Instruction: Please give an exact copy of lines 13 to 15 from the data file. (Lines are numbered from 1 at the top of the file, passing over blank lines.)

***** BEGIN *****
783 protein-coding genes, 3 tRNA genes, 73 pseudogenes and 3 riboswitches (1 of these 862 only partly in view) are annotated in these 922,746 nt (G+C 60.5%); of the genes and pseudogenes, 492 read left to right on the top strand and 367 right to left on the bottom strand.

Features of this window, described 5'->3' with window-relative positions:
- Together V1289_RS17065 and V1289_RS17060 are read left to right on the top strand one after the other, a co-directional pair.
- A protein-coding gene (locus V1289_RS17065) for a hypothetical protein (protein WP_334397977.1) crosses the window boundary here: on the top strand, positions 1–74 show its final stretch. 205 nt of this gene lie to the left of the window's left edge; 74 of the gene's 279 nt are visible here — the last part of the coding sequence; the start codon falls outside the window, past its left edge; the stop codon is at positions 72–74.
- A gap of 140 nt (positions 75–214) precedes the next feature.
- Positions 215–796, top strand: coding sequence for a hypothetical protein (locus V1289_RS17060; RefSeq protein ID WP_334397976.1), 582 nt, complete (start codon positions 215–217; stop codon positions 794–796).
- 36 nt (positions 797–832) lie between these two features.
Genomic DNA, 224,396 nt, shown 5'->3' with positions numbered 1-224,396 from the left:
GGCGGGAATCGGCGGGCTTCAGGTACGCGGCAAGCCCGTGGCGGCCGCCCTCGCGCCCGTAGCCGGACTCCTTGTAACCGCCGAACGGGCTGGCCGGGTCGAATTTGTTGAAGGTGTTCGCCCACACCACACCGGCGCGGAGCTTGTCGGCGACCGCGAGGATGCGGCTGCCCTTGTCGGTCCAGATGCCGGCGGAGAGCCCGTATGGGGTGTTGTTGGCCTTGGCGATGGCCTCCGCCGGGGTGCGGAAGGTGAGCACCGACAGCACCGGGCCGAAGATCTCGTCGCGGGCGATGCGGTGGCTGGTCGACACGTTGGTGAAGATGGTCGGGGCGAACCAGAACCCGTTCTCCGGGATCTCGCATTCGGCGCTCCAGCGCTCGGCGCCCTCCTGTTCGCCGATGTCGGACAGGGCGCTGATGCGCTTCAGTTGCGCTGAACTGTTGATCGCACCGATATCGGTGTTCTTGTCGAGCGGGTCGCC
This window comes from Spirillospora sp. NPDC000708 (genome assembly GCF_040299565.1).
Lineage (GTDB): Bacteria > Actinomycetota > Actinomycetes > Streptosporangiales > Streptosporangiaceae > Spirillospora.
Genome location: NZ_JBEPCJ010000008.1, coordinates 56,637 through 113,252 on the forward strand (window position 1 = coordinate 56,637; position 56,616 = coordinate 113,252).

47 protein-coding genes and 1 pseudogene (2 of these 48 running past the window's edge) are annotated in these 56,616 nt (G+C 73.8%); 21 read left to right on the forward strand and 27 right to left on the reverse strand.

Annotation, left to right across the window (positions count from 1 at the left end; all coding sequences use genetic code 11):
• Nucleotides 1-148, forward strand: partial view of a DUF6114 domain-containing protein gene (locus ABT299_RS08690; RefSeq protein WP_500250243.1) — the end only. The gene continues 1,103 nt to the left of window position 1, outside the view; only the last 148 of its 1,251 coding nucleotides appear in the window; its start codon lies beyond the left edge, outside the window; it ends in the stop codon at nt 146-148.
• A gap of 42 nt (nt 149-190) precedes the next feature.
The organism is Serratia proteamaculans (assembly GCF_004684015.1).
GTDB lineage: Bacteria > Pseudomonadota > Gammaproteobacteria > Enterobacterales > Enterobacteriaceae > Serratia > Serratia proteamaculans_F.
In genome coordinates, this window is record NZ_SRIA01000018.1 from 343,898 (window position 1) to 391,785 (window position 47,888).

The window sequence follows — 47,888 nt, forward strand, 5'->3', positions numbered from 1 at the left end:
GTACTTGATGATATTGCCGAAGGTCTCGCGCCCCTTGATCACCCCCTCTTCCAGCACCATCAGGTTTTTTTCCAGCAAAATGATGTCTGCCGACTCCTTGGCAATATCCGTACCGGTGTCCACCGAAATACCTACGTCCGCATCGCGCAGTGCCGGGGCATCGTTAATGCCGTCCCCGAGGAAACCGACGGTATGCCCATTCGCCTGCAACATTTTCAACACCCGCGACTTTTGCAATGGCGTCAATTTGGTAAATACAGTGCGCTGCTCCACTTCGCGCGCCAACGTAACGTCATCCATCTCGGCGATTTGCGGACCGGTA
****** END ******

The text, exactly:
47 protein-coding genes and 1 pseudogene (2 of these 48 running past the window's edge) are annotated in these 56,616 nt (G+C 73.8%); 21 read left to right on the forward strand and 27 right to left on the reverse strand.

Annotation, left to right across the window (positions count from 1 at the left end; all coding sequences use genetic code 11):
• Nucleotides 1-148, forward strand: partial view of a DUF6114 domain-containing protein gene (locus ABT299_RS08690; RefSeq protein WP_500250243.1) — the end only. The gene continues 1,103 nt to the left of window position 1, outside the view; only the last 148 of its 1,251 coding nucleotides appear in the window; its start codon lies beyond the left edge, outside the window; it ends in the stop codon at nt 146-148.